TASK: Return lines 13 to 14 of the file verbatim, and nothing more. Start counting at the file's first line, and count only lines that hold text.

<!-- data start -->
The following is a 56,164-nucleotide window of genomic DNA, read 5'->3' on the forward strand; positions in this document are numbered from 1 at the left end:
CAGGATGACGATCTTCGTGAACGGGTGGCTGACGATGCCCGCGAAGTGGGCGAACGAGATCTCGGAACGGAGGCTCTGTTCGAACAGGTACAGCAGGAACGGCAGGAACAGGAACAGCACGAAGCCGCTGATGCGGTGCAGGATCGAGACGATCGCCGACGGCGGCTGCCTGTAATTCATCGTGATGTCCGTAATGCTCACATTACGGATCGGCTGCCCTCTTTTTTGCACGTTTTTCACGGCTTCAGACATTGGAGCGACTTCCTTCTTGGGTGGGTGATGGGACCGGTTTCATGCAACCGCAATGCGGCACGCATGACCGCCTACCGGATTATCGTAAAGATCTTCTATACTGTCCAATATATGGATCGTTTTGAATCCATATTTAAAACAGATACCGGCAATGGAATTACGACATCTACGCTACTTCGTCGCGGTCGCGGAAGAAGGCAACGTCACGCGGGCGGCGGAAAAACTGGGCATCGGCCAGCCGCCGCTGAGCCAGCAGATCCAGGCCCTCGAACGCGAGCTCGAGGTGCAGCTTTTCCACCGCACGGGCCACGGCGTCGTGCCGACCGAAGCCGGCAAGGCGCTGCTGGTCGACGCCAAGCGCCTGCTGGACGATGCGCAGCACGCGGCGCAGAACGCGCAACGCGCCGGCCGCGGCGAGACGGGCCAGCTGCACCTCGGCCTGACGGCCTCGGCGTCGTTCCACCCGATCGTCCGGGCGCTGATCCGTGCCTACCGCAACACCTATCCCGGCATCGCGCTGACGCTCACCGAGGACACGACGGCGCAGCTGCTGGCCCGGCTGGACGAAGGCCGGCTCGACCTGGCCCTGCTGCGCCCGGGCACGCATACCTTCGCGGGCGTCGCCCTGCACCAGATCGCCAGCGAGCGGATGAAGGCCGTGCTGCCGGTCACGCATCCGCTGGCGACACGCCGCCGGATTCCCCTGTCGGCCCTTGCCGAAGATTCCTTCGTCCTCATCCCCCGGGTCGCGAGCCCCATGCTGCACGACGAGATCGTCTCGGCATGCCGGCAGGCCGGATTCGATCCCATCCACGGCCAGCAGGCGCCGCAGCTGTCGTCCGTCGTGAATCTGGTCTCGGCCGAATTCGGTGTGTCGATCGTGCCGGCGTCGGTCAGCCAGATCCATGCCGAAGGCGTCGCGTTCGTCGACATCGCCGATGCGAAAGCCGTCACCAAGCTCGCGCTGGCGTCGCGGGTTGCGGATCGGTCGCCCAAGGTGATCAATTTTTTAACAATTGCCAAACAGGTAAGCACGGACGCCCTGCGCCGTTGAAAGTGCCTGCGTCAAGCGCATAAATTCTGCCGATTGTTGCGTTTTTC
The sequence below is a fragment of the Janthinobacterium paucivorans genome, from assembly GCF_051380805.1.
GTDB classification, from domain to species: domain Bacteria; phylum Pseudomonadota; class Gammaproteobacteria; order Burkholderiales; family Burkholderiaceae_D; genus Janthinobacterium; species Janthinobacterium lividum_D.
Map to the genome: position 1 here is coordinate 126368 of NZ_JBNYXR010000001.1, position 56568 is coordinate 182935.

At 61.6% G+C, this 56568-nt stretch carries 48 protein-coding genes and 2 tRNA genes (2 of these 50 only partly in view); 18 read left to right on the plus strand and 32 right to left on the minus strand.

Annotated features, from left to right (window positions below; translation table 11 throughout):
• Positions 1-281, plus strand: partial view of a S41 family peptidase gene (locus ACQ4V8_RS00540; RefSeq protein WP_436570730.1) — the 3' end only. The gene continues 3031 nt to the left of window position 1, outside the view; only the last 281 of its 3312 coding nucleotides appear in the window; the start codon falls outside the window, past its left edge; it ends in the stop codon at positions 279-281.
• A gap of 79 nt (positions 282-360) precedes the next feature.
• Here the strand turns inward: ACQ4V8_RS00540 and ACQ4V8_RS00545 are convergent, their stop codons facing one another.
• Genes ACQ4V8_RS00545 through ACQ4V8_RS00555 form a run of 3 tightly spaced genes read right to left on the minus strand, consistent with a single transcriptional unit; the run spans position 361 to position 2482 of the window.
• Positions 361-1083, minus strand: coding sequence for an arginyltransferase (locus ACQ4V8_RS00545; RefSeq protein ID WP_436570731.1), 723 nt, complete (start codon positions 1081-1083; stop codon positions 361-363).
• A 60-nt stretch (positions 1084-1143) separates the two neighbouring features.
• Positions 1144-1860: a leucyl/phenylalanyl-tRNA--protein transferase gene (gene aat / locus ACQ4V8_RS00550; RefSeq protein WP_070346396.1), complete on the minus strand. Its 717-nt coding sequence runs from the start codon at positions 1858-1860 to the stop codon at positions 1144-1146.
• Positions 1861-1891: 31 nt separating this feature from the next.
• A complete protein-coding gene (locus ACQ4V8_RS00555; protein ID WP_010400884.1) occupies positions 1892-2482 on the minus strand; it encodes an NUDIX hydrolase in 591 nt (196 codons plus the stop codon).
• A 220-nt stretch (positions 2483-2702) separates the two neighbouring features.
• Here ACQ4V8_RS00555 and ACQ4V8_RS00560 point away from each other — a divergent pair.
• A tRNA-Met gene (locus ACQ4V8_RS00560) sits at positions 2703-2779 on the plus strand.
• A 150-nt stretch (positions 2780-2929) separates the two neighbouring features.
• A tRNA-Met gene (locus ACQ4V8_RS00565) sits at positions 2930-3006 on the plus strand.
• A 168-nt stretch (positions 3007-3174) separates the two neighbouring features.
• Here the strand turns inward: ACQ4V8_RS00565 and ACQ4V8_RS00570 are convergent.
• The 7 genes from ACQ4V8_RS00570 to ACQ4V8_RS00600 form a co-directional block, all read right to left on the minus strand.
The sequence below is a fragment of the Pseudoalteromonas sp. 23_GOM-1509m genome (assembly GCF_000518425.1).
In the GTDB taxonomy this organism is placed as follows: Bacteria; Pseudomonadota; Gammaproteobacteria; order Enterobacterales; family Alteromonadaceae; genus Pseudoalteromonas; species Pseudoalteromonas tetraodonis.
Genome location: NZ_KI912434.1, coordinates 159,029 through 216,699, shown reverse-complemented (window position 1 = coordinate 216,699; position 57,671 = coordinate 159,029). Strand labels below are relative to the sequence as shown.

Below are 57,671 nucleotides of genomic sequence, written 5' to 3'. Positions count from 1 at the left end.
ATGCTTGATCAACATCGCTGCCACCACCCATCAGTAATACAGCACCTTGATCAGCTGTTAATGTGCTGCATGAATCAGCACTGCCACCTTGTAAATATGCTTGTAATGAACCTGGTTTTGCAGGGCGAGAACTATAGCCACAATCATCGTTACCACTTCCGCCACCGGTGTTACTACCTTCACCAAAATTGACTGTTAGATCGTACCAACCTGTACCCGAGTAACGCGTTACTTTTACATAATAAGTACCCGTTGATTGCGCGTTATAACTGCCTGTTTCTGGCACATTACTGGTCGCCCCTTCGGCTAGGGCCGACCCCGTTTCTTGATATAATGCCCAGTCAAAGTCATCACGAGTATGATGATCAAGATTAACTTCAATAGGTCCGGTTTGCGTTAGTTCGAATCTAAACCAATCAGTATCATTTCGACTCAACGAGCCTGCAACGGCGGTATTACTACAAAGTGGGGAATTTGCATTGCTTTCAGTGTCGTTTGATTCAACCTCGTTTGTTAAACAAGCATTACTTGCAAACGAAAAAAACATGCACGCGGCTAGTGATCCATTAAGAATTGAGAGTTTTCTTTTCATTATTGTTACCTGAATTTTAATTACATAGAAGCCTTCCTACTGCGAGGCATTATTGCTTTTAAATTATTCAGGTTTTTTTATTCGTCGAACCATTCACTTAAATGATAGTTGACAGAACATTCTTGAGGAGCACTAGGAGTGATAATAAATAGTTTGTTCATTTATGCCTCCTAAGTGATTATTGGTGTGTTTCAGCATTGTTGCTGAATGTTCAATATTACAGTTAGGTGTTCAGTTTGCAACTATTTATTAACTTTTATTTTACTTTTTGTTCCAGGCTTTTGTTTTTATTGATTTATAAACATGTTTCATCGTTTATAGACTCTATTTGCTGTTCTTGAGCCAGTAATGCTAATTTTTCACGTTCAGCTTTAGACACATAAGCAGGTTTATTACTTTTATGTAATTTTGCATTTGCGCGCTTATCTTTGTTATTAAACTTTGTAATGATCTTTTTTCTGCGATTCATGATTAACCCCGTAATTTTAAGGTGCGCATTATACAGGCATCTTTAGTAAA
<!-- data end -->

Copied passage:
• A 60-nt stretch (positions 1084-1143) separates the two neighbouring features.
• Positions 1144-1860: a leucyl/phenylalanyl-tRNA--protein transferase gene (gene aat / locus ACQ4V8_RS00550; RefSeq protein WP_070346396.1), complete on the minus strand. Its 717-nt coding sequence runs from the start codon at positions 1858-1860 to the stop codon at positions 1144-1146.